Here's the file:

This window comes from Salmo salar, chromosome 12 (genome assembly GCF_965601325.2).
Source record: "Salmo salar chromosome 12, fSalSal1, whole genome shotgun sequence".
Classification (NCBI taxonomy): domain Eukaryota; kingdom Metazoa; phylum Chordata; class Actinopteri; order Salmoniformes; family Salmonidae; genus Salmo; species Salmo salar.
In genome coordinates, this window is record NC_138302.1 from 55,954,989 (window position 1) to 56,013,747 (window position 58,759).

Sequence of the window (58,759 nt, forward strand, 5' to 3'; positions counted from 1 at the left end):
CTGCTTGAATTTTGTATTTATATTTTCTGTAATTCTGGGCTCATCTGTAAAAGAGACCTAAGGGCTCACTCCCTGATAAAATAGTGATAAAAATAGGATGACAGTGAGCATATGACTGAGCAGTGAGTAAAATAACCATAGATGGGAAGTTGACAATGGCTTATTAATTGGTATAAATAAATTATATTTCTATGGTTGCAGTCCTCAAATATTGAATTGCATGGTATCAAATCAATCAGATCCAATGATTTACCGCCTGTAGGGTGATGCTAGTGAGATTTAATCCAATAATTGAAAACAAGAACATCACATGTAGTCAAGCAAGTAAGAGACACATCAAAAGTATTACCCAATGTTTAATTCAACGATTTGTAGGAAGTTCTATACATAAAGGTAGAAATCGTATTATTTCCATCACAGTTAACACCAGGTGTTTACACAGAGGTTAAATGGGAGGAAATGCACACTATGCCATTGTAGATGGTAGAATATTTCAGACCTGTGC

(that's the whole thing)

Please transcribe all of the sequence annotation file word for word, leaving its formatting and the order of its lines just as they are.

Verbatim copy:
This window comes from Salmo salar, chromosome 12 (genome assembly GCF_965601325.2).
Source record: "Salmo salar chromosome 12, fSalSal1, whole genome shotgun sequence".
Classification (NCBI taxonomy): domain Eukaryota; kingdom Metazoa; phylum Chordata; class Actinopteri; order Salmoniformes; family Salmonidae; genus Salmo; species Salmo salar.
In genome coordinates, this window is record NC_138302.1 from 55,954,989 (window position 1) to 56,013,747 (window position 58,759).

Sequence of the window (58,759 nt, forward strand, 5' to 3'; positions counted from 1 at the left end):
CTGCTTGAATTTTGTATTTATATTTTCTGTAATTCTGGGCTCATCTGTAAAAGAGACCTAAGGGCTCACTCCCTGATAAAATAGTGATAAAAATAGGATGACAGTGAGCATATGACTGAGCAGTGAGTAAAATAACCATAGATGGGAAGTTGACAATGGCTTATTAATTGGTATAAATAAATTATATTTCTATGGTTGCAGTCCTCAAATATTGAATTGCATGGTATCAAATCAATCAGATCCAATGATTTACCGCCTGTAGGGTGATGCTAGTGAGATTTAATCCAATAATTGAAAACAAGAACATCACATGTAGTCAAGCAAGTAAGAGACACATCAAAAGTATTACCCAATGTTTAATTCAACGATTTGTAGGAAGTTCTATACATAAAGGTAGAAATCGTATTATTTCCATCACAGTTAACACCAGGTGTTTACACAGAGGTTAAATGGGAGGAAATGCACACTATGCCATTGTAGATGGTAGAATATTTCAGACCTGTGC